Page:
Trump Administration Proposes Weakening Obama Auto Emissions Rules, Citing Cost and Road Deaths

By Siegel, Josh | Examiner (Washington, D.C.), The, August 2, 2018 | Go to article overview

Trump Administration Proposes Weakening Obama Auto Emissions Rules, Citing Cost and Road Deaths


Siegel, Josh, Examiner (Washington, D.C.), The


The Trump administration moved Thursday to replace strict Obama-era fuel efficiency standards for vehicles with weaker ones, claiming that less stringent mandates would make cars more affordable and safer.

The Environmental Protection Agency, with the National Highway Traffic Safety Administration, said that the preferred outcome of the administration's proposed plan would freeze fuel-efficiency and greenhouse gas emissions targets at 2020 levels through 2026, instead of raising them each year as previously required.

This approach could prevent 1,000 fatalities from crashes annually, and save Americans roughly $2,000 on every new vehicle purchased, the administration claims.

A proposal by the two agencies, which jointly administer the corporate average fuel economy, or CAFE, program, lays out eight options for new national fuel-economy standards for model years 2021-2026, with the freeze being its recommended action.

“We are delivering on President Trump’s promise to the American public that his administration would address and fix the current fuel economy and greenhouse gas emissions standards,” EPA Acting Administrator Andrew Wheeler said in a statement Thursday. “Our proposal aims to strike the right regulatory balance based on the most recent information and create a 50-state solution that will enable more Americans to afford newer, safer vehicles that pollute less. More realistic standards can save lives while continuing to improve the environment."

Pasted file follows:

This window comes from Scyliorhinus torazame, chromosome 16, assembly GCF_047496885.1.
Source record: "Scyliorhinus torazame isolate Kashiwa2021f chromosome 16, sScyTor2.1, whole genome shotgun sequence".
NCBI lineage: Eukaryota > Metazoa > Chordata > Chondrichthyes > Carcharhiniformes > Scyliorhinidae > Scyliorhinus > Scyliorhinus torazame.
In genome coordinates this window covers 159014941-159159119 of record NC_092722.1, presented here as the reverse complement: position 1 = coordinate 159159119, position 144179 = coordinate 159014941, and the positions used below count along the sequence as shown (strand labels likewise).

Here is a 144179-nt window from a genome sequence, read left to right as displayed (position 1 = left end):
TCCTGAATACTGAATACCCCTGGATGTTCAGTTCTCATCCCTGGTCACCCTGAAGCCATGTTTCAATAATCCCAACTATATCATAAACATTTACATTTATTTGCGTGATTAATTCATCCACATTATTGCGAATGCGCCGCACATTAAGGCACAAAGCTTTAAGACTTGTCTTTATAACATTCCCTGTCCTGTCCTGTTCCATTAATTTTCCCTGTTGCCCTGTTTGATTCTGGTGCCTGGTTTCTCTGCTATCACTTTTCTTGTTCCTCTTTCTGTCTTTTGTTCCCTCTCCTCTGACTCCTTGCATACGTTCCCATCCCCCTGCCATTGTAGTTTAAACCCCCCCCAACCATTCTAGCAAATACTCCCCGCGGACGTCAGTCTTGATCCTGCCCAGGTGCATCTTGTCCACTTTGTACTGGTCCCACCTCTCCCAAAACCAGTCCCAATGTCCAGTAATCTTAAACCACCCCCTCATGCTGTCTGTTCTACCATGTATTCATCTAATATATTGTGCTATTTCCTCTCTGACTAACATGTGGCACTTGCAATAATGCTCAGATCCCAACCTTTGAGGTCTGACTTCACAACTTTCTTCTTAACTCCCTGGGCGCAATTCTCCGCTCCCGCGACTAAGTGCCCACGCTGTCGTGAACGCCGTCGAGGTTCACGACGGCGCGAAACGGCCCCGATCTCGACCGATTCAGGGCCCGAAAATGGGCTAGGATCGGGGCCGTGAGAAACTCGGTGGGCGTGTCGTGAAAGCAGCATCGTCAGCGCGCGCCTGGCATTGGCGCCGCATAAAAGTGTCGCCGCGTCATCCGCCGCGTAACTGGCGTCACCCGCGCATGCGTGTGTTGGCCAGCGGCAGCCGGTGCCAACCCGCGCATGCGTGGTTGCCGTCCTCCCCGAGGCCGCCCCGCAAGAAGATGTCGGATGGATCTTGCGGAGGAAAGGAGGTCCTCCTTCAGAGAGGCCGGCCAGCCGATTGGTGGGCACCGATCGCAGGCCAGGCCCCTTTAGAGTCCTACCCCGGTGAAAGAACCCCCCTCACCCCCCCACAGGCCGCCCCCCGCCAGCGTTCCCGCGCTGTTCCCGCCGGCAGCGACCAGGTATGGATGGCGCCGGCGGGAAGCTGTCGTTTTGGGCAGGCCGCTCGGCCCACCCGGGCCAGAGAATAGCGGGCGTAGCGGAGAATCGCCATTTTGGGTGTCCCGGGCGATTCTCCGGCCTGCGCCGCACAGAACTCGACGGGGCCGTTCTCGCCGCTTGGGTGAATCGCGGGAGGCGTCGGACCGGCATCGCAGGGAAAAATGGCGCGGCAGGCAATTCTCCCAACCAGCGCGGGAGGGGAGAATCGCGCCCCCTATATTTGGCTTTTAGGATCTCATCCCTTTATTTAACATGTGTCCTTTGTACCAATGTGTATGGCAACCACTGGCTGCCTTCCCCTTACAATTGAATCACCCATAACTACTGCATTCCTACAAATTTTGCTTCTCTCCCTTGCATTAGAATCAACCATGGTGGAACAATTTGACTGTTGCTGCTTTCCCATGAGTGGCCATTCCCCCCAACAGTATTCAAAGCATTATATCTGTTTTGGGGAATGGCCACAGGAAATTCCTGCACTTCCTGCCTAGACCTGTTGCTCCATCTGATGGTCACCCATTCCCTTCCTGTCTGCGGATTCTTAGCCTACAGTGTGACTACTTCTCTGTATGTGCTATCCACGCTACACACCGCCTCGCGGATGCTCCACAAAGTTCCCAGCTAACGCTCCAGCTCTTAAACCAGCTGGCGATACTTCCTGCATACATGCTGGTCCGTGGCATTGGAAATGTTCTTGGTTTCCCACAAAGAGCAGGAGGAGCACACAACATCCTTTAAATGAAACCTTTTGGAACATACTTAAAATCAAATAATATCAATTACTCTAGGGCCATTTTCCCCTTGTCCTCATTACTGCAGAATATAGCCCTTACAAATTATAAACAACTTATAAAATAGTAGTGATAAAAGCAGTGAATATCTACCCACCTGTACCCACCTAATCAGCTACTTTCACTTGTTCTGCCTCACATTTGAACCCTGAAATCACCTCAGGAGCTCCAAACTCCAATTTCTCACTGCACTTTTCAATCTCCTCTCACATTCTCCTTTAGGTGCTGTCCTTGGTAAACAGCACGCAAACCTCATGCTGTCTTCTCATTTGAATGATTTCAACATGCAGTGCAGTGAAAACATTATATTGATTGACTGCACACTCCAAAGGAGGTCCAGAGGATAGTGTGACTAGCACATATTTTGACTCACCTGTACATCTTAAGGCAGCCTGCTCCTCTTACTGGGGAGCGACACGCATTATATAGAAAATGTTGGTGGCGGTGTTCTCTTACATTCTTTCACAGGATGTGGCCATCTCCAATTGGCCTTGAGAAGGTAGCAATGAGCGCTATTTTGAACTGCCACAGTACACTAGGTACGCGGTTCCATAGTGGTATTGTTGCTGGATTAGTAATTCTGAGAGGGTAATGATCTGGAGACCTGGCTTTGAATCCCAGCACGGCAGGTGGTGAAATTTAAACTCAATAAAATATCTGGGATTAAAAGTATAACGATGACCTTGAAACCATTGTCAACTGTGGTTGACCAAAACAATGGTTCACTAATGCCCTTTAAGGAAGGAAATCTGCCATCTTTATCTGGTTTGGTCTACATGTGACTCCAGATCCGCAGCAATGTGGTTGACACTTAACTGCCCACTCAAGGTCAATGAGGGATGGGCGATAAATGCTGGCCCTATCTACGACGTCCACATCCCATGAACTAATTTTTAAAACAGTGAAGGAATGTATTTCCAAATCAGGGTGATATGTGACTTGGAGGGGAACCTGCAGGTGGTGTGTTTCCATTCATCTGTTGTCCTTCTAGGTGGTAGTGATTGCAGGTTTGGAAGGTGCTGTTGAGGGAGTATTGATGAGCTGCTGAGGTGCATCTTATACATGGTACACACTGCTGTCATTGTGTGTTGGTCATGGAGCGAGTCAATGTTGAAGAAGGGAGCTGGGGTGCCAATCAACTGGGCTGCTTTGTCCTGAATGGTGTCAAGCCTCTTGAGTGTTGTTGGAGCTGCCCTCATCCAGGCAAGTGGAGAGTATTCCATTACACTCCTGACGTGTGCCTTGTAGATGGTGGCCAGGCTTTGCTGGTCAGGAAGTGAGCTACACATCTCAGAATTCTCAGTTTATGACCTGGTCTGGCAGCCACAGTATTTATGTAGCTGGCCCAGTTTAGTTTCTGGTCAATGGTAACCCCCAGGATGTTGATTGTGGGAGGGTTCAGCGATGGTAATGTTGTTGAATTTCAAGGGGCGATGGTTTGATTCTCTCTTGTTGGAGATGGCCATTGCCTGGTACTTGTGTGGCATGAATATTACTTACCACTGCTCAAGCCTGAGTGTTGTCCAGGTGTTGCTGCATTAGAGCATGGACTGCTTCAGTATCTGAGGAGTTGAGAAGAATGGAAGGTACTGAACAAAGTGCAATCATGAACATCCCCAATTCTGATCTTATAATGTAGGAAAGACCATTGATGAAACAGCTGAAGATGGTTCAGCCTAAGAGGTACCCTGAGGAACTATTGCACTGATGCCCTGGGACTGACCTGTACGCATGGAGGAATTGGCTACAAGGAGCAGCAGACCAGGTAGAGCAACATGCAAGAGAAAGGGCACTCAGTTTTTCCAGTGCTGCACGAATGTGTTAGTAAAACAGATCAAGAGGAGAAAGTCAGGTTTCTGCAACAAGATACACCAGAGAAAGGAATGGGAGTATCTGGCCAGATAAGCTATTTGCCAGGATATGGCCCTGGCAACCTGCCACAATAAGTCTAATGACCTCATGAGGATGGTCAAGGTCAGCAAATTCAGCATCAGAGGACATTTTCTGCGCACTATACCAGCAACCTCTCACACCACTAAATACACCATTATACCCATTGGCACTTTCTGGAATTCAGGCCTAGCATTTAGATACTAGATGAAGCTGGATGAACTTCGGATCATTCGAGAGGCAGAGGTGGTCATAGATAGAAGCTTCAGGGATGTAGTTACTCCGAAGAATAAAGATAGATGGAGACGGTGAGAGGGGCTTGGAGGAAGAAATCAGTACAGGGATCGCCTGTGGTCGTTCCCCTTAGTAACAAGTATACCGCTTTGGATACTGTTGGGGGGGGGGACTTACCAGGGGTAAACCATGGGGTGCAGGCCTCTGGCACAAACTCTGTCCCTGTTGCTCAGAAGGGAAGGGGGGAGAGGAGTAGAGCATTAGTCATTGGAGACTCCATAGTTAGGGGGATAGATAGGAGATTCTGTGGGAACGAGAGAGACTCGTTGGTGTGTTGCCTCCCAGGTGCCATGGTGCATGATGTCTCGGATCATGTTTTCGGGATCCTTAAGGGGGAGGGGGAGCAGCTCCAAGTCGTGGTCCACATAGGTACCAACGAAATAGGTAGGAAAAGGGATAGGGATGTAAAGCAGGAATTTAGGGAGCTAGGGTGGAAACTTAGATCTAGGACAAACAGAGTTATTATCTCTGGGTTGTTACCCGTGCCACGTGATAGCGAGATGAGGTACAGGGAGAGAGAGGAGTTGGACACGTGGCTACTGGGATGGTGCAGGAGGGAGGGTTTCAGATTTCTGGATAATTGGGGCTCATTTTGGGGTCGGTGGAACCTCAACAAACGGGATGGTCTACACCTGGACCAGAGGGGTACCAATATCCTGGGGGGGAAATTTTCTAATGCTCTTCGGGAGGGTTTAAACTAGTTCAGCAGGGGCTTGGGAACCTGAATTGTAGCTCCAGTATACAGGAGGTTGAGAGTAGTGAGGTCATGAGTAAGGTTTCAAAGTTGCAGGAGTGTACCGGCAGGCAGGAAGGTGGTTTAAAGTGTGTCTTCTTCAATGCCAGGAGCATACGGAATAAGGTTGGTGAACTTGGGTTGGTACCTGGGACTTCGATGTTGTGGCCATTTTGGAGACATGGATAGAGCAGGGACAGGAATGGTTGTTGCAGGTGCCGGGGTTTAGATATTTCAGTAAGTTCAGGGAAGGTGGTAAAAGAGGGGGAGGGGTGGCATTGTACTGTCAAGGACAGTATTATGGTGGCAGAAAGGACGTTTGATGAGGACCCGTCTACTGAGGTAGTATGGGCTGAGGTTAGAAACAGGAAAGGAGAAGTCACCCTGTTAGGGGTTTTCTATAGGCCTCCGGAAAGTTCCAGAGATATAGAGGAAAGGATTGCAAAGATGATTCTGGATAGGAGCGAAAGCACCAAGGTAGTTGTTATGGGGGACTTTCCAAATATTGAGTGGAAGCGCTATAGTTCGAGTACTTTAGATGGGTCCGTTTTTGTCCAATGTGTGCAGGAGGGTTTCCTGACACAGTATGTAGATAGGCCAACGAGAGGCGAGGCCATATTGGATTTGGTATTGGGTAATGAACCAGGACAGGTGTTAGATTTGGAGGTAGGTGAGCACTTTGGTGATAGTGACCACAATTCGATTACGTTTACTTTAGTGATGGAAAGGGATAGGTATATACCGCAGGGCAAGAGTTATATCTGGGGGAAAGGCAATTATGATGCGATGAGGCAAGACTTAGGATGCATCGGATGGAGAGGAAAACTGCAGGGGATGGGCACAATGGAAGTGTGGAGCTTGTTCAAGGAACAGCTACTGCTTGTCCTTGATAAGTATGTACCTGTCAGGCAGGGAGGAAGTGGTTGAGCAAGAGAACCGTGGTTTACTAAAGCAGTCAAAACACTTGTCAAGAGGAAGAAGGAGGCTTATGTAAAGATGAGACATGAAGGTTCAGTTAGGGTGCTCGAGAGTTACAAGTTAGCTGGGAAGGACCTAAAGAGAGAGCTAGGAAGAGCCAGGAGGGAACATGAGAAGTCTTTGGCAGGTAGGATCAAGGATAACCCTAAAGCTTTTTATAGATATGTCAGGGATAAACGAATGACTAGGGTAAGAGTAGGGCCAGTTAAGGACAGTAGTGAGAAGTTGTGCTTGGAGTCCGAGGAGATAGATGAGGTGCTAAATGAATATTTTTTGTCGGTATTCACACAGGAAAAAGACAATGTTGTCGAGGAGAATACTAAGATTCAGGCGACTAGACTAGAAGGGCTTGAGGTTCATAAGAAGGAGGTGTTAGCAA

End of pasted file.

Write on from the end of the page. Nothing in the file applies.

The proposal sets up a fight with California, which has a waiver that allows it to set its own tougher fuel efficiency rules that other states may follow.

It also puts automakers in an awkward position. Automakers had lobbied the Trump administration for more flexibility in the fuel rules. But they fear facing a patchwork of regulations preventing them from selling the same cars in every state, and have said they support a year-over-year increase in fuel efficiency standards.

The Alliance of Automobile Manufacturers, and the Association of Global Automakers applauded the administration's action, and called in a joint statement for "substantive negotiations to begin" between the federal government and California.

Despite the call for unity, the Trump administration is expected to lay out a legal argument for revoking California’s waiver, to keep it following the national standards.

California could move to formally separate its rules from the national program if EPA weakens the standards. That effectively would create two separate rules for automakers to follow when producing cars for sale in the U.S.

The states that follow California, including New York and Pennsylvania, account for roughly a third of the nation’s auto market.

California officials, and the Trump administration, could still negotiate a way to mesh their standards, and maintain one national program that fulfills both of their goals.

“It’s my goal to come up with a 50-state solution that does not necessitate pre-empting California,” Wheeler told the Senate Environment and Public Works Committee on Wednesday.

But California and 17 other states already sued the Trump administration in May for rejecting the Obama administration’s fuel-efficiency rules and beginning the process of weakening them.

The Obama administration, seeking to cut greenhouse gas emissions from oil to combat climate change, negotiated with automakers, and California, to reach a deal in 2011 that set fuel efficiency at 54-mile per gallon standard by 2025 for cars and light trucks.

The Trump administration’s plan would freeze the standard at 2020 levels, or 43. …

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